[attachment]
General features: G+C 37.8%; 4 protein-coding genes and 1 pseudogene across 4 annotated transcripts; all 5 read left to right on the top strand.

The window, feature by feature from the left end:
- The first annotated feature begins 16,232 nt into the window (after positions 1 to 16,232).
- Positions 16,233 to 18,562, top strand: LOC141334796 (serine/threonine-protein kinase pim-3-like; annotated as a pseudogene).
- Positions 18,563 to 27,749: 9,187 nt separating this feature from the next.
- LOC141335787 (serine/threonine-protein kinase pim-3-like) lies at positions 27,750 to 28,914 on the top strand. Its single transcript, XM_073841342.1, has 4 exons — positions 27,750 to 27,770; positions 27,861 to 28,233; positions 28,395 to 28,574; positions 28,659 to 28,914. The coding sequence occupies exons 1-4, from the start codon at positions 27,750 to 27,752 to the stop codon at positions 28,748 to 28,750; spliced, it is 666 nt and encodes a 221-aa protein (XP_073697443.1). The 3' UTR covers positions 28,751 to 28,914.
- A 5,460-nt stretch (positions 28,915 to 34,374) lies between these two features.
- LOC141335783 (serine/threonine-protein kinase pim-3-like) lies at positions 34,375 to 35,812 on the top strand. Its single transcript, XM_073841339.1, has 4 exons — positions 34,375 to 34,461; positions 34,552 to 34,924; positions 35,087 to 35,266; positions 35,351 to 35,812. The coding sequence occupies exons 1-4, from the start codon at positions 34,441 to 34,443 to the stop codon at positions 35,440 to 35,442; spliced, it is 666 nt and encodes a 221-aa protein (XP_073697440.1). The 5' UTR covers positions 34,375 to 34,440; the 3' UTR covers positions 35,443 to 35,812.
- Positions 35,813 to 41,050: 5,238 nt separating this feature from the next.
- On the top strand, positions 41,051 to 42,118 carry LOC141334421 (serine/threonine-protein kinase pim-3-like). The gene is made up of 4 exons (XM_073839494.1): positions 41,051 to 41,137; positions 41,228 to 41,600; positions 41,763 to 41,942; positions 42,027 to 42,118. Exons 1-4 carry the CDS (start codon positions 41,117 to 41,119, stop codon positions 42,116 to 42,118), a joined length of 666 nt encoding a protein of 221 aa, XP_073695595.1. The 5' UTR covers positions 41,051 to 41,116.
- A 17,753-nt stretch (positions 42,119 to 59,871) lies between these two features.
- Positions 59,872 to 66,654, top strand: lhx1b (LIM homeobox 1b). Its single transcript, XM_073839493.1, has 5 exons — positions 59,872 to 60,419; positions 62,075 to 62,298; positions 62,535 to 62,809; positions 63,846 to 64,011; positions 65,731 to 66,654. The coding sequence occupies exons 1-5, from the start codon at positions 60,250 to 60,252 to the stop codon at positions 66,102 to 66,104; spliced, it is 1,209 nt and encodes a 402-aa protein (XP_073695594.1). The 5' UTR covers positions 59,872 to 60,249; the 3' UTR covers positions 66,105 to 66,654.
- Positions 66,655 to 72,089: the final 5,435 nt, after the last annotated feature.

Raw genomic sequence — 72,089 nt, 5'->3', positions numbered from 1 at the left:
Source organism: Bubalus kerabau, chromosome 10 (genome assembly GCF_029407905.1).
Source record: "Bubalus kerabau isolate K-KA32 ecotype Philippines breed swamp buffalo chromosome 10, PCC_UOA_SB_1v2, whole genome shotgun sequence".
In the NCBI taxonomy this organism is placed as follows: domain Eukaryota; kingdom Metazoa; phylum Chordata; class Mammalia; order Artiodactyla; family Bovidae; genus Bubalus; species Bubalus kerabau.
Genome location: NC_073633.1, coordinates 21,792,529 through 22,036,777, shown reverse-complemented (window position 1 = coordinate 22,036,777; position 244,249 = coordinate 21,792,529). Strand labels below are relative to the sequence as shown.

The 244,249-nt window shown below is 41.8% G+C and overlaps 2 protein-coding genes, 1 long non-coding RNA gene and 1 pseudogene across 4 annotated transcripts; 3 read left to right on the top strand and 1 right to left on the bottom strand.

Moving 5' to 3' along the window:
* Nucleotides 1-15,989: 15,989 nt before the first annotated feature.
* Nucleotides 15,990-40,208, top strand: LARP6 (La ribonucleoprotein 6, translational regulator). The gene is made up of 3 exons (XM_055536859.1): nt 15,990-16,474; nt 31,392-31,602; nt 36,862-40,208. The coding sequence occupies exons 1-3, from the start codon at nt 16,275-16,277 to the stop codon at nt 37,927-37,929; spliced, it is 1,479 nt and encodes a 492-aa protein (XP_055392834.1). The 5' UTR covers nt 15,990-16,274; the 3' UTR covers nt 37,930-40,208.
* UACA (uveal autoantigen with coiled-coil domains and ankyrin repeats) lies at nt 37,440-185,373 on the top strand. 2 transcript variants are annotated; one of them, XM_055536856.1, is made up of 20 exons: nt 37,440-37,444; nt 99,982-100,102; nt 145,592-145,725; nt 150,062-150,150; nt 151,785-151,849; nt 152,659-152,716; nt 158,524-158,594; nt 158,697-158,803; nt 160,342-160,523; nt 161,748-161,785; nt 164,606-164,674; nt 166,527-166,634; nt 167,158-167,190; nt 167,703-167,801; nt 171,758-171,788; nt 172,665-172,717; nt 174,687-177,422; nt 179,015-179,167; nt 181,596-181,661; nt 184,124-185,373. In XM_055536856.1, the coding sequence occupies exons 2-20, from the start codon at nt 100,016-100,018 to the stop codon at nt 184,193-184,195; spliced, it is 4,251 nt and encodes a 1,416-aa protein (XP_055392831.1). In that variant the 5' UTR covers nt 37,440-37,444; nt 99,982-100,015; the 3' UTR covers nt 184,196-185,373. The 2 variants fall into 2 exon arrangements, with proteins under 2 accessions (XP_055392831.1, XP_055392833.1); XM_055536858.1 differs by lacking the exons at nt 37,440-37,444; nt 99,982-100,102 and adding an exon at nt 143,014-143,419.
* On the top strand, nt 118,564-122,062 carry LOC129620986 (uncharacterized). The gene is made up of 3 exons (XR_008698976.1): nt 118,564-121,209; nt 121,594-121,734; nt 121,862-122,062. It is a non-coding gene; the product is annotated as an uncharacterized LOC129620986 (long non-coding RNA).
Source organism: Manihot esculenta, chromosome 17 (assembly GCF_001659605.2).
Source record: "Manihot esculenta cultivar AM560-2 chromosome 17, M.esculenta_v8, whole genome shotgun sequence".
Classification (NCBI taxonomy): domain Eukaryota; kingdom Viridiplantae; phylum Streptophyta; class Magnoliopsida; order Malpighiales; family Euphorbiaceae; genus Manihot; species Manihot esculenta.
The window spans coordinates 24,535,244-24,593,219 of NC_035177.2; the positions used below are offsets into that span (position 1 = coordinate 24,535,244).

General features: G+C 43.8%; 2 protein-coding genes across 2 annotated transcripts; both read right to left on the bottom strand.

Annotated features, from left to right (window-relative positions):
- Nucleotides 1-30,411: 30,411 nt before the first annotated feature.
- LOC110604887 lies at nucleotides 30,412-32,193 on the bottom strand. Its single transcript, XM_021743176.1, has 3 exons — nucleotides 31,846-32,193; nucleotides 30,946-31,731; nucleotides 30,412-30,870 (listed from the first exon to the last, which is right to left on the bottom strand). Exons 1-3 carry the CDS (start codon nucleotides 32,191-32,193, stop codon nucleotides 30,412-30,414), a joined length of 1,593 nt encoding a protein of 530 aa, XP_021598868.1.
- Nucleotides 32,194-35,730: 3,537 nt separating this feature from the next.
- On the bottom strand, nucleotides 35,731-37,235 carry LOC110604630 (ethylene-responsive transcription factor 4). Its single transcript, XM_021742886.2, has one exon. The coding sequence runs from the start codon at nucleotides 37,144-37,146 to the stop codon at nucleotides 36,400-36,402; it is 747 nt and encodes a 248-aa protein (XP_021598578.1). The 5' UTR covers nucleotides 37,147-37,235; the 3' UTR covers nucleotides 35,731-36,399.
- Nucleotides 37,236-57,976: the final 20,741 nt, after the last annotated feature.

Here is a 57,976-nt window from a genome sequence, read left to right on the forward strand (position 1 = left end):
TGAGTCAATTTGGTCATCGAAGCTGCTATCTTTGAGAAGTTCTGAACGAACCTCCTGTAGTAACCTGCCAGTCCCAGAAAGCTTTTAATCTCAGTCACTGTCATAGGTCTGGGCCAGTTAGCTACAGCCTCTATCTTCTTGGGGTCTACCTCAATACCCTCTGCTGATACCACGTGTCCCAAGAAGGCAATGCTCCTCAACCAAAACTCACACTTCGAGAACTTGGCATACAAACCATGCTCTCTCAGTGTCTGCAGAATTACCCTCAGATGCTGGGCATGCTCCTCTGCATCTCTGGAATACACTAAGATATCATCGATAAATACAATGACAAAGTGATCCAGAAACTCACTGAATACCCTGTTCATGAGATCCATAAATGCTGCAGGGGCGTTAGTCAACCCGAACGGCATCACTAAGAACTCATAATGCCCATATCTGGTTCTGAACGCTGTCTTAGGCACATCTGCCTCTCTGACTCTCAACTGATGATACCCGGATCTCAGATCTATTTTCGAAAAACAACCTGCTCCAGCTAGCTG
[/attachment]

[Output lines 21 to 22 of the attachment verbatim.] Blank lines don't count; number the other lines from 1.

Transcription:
* Nucleotides 1-15,989: 15,989 nt before the first annotated feature.
* Nucleotides 15,990-40,208, top strand: LARP6 (La ribonucleoprotein 6, translational regulator). The gene is made up of 3 exons (XM_055536859.1): nt 15,990-16,474; nt 31,392-31,602; nt 36,862-40,208. The coding sequence occupies exons 1-3, from the start codon at nt 16,275-16,277 to the stop codon at nt 37,927-37,929; spliced, it is 1,479 nt and encodes a 492-aa protein (XP_055392834.1). The 5' UTR covers nt 15,990-16,274; the 3' UTR covers nt 37,930-40,208.